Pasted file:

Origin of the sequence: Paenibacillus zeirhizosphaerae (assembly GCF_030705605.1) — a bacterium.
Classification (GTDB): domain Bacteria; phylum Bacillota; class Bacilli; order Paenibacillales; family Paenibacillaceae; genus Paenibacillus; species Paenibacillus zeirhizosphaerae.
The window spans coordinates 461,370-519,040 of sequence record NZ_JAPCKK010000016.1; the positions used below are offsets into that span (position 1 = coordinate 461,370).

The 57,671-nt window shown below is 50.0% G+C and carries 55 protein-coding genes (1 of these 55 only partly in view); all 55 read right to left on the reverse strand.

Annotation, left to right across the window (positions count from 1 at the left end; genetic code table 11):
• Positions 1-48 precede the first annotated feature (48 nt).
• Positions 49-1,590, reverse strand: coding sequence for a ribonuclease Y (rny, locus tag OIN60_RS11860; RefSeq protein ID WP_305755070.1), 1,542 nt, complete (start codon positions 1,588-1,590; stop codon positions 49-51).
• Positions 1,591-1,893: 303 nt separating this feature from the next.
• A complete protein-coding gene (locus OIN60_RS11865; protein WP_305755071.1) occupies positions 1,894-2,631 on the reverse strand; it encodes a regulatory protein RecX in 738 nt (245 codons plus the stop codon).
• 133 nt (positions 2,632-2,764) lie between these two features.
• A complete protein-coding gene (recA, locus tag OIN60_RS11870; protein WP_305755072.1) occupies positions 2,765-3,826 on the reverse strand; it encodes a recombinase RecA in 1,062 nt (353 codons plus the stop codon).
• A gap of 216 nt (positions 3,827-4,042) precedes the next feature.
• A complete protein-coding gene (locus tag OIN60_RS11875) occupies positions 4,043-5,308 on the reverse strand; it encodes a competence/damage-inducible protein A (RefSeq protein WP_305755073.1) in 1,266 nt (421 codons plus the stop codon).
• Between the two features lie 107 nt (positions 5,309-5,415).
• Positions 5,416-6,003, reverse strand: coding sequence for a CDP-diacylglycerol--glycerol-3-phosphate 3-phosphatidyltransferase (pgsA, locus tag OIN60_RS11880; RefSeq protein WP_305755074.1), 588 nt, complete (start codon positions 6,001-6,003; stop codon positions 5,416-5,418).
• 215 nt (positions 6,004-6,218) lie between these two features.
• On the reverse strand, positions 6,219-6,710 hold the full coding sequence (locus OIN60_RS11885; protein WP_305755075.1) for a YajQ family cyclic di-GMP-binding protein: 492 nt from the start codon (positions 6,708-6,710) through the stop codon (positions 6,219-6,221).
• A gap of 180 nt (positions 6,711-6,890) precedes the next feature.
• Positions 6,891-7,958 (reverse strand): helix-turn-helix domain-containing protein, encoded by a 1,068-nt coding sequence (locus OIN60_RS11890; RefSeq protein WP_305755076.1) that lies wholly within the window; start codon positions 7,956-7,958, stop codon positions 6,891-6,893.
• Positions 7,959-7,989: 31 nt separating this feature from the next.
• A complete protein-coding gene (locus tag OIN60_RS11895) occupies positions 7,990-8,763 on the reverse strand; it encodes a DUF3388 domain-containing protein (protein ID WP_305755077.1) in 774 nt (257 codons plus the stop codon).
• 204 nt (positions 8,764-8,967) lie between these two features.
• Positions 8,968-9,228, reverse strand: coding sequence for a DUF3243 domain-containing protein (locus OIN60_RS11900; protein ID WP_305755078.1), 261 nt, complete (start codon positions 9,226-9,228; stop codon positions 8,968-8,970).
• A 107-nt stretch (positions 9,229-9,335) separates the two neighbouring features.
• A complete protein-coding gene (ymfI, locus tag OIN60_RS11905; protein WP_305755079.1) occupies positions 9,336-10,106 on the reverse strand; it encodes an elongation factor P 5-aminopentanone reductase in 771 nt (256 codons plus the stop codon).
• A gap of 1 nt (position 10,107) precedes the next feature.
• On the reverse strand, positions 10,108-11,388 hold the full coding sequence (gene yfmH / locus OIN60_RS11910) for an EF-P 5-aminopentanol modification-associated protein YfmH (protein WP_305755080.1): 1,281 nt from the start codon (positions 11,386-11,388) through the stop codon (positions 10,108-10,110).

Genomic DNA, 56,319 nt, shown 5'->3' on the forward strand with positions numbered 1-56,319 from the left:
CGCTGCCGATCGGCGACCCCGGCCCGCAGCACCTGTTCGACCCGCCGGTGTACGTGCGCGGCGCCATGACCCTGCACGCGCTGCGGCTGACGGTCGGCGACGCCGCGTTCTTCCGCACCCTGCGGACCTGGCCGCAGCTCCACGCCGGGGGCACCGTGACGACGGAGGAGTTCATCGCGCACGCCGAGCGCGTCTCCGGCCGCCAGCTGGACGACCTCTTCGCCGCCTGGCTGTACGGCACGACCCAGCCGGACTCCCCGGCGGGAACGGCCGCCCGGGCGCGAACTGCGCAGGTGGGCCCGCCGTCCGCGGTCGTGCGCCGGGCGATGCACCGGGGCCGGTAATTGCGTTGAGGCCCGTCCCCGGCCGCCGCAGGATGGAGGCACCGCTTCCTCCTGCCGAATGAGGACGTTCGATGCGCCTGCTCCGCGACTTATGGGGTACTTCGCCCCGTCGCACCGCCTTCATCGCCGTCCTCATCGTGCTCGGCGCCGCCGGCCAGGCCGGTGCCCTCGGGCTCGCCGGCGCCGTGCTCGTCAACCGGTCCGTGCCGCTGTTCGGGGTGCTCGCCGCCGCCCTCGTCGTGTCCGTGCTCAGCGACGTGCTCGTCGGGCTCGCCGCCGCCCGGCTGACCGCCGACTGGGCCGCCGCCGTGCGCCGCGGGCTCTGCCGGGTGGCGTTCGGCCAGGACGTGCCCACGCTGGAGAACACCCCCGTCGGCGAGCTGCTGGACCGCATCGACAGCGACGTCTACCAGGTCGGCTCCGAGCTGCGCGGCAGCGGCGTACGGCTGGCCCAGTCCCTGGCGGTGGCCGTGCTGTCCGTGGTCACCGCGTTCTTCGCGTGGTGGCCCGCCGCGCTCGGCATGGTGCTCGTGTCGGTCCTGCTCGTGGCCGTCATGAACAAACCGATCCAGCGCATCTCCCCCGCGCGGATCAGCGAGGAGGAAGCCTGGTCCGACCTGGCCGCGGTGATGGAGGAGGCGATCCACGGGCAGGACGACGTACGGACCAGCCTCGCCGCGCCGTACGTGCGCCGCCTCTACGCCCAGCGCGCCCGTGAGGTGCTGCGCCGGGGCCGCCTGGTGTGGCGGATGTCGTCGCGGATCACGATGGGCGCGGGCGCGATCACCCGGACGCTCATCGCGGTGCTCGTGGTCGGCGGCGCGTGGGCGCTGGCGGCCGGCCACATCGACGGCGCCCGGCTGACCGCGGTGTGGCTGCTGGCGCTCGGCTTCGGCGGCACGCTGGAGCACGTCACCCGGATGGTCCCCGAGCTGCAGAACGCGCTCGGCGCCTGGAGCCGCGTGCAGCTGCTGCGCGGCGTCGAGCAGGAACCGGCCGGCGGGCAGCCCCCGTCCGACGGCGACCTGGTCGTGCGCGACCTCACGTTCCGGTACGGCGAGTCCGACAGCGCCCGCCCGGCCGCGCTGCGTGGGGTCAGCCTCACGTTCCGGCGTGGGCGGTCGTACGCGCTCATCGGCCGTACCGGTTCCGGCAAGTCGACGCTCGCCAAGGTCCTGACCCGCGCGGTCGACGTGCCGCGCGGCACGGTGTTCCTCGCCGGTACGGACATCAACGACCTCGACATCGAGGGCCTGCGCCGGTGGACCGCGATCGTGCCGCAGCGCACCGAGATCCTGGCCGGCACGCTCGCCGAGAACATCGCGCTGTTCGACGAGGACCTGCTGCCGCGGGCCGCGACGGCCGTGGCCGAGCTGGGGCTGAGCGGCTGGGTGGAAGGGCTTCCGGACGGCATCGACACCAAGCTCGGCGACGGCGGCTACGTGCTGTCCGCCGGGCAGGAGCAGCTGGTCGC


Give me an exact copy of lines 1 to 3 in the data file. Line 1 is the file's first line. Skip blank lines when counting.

Origin of the sequence: Paenibacillus zeirhizosphaerae (assembly GCF_030705605.1) — a bacterium.
Classification (GTDB): domain Bacteria; phylum Bacillota; class Bacilli; order Paenibacillales; family Paenibacillaceae; genus Paenibacillus; species Paenibacillus zeirhizosphaerae.
The window spans coordinates 461,370-519,040 of sequence record NZ_JAPCKK010000016.1; the positions used below are offsets into that span (position 1 = coordinate 461,370).